New Zealand responded to the English loss by dishing out one of the most emphatic victories ever seen in ODI cricket, beating the Netherlands by 210 runs in Sydney. Batting first, New Zealand scored 297 for 5 to break the record for the highest total in women’s ODI – a record set just a week earlier by Australia against the same opposition.
A first-wicket partnership of 167 set up New Zealand’s total as Jackie Clark, opening as Murdoch moved down the order, hit 85 before being replaced by Hockley who hit her third consecutive 50+ score. The anchor around which they batted was Nicki Turner, who hit a magnificent 114.
The Netherlands improved on their 29 made against Australia, bowled out for 87. The star of the bowling return was Catherine Campbell who, having just joined the side and making her ODI debut, claimed 3 for 27 off her full complement of 12 overs. Hockley again proved to be an effective choice with the ball too: 4 overs for 3 runs on this occasion.
Huge victory over easy-beats was again followed by a match against much sterner opposition. This time it was back-to-back match-ups with the hosts, resulting in back-to-back losses. Although Clark, Hockley, and Murdoch continued to get starts, the lack of a big score or any support saw New Zealand score just 121 and 136 in those games.
Big wins in rematches with the Ireland and the Netherlands would follow, with tight bowling being particularly notable in the Netherlands game. In something of a carbon copy of their previous batting effort against the New Zealanders, the Dutch line-up were bowled out for 78 in the final over. New Zealand’s new-ball pair of Brigit Legg and Gunn bowled 24 overs for a total of 17 maidens, just 12 runs, and 4 wickets. Legg took 3 for 4 off 12.
Next up was England, who were flying high after finally ending the Australian’s winning streak which stretched back to the final game of the 1973 World Cup. Throughout the tournament, New Zealand had proven themselves to be an excellent fielding side, in part due to some excellent work from Catherine Campbell in the gully. Against England it would prove the difference.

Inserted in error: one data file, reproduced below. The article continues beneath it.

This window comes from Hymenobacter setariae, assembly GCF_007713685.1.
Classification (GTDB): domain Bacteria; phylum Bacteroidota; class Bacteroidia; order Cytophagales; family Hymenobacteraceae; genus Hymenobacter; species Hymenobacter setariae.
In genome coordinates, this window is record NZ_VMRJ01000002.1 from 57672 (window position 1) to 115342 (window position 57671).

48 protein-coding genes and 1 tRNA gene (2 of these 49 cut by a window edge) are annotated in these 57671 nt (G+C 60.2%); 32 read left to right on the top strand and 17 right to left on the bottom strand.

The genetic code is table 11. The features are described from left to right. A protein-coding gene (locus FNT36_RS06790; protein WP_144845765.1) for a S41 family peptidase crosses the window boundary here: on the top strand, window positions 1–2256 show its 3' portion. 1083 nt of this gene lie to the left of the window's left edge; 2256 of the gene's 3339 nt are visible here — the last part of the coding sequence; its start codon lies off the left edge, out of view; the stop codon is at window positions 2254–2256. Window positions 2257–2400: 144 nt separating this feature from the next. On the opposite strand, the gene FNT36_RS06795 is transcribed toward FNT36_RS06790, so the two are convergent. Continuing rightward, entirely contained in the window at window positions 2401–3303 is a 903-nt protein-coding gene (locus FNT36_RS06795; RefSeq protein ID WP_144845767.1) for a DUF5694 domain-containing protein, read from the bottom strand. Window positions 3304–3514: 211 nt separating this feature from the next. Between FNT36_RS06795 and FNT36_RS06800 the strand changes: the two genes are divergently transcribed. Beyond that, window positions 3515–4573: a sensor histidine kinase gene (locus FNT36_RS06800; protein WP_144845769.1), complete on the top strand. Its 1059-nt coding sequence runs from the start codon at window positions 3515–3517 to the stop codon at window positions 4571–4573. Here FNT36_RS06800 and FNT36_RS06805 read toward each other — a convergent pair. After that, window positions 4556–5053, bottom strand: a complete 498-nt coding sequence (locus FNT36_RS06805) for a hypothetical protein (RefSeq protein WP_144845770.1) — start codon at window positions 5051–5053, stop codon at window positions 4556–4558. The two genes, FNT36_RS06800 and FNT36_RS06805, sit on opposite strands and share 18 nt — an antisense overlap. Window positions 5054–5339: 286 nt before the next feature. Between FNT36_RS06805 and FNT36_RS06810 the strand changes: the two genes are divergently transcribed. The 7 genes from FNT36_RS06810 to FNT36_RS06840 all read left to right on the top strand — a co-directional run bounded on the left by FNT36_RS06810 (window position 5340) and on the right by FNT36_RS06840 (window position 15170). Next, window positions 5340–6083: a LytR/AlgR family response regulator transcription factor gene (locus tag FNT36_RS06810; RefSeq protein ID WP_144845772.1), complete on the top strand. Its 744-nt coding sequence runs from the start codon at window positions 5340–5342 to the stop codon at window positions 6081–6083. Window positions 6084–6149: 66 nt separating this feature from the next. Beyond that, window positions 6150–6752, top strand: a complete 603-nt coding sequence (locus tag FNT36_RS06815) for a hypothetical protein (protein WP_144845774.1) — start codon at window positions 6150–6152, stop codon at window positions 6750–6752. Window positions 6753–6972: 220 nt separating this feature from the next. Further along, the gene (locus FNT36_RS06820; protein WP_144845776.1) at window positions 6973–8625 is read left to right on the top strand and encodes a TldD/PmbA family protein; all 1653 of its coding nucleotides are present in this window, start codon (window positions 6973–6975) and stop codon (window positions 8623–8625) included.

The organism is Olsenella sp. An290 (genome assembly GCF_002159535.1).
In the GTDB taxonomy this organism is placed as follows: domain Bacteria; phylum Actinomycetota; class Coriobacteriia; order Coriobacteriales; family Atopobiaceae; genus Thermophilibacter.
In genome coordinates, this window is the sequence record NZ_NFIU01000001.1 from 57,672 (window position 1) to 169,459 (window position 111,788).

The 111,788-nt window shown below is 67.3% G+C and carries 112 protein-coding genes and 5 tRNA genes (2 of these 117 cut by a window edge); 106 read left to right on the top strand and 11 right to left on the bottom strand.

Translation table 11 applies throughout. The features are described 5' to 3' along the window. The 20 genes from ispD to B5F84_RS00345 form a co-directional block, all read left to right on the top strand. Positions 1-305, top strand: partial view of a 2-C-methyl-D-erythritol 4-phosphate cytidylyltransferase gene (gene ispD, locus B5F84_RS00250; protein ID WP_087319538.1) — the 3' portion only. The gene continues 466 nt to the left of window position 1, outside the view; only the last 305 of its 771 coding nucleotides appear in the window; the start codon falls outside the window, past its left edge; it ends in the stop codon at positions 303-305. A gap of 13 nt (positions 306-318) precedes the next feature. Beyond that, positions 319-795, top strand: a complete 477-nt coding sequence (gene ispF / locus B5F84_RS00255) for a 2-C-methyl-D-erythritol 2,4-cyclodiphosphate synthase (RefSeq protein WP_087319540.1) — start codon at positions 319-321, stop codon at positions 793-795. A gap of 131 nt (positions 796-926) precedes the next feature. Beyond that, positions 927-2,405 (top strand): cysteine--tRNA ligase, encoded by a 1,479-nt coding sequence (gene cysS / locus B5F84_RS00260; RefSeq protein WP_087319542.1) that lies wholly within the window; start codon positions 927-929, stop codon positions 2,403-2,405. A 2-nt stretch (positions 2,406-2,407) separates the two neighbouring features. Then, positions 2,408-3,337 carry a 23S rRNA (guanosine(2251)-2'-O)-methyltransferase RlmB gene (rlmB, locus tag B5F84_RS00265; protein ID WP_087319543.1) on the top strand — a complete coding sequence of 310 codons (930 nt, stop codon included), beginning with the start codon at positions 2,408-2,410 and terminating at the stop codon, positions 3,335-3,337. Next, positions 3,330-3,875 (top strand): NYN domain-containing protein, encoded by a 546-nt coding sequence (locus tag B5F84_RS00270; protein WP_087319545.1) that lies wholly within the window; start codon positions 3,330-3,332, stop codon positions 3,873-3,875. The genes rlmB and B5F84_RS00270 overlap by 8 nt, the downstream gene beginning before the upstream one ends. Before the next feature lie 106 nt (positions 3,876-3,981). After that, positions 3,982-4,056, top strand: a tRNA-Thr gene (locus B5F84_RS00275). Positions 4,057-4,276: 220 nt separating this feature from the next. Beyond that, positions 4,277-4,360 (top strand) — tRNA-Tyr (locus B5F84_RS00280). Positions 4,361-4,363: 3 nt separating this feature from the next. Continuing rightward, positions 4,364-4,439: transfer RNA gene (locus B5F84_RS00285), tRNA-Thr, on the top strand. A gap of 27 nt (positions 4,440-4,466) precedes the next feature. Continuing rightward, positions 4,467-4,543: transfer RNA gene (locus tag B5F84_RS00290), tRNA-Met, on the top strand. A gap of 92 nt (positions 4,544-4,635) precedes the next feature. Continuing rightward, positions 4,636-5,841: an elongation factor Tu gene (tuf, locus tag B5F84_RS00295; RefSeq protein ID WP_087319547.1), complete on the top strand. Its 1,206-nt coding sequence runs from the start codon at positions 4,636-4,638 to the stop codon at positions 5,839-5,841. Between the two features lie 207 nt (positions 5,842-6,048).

Having won the toss and chosen to bat, England’s top order all contributed as they reached 145 for 4 before losing their last 6 wickets for just 32 runs. New Zealand benefited from creating pressure in the field which resulted in, a remarkable, five run outs. Helping pin down the English line-up was, once again, Brigit Legg who took the new ball and bowled 11 overs for 14 runs.
The innings wasn’t without controversy, however, as a slow over rate saw New Zealand fined two overs. That gave them 58 overs to chase 178 for victory.
Nicki Turner stepped up at the top once more, hitting 43, but Hockley (50*) and Ingrid Jagersma (37*) were the heroes for NZ. After two run outs of their own created some nerves, the pair hit an unbeaten 50-run partnership to see them home with 3 overs to spare.
While the win tied England and New Zealand together on 20 points, England had a game in hand and, with the Netherlands the opponents, a win was almost a foregone conclusion. They duly won by 180 runs to set-up another final against Australia.
For New Zealand, the trend-breaking win over England would be important in setting up future World Cups, but they would again bow out disappointed. There was one final match to be played as an odd third place playoff with Ireland took place. It only solidified Brigit Legg’s class as she took 2 for 14 off 12 finishing the tournament with an economy rate of 1.57.
The tournament concluded at the Melbourne Cricket Ground, where 3000 fans rattled around the 90,000-seat stadium. For the players, especially the English, the experience was surreal,
The ground was wall-to-wall seating with no one sitting in them. . .
– England’s Jan Brittin
Australia, once again, cruised to victory and England were the first team to play at the MCG and feel what the BLACKCAPS did in 2015, the MCG really is so big when all you want to do is hide.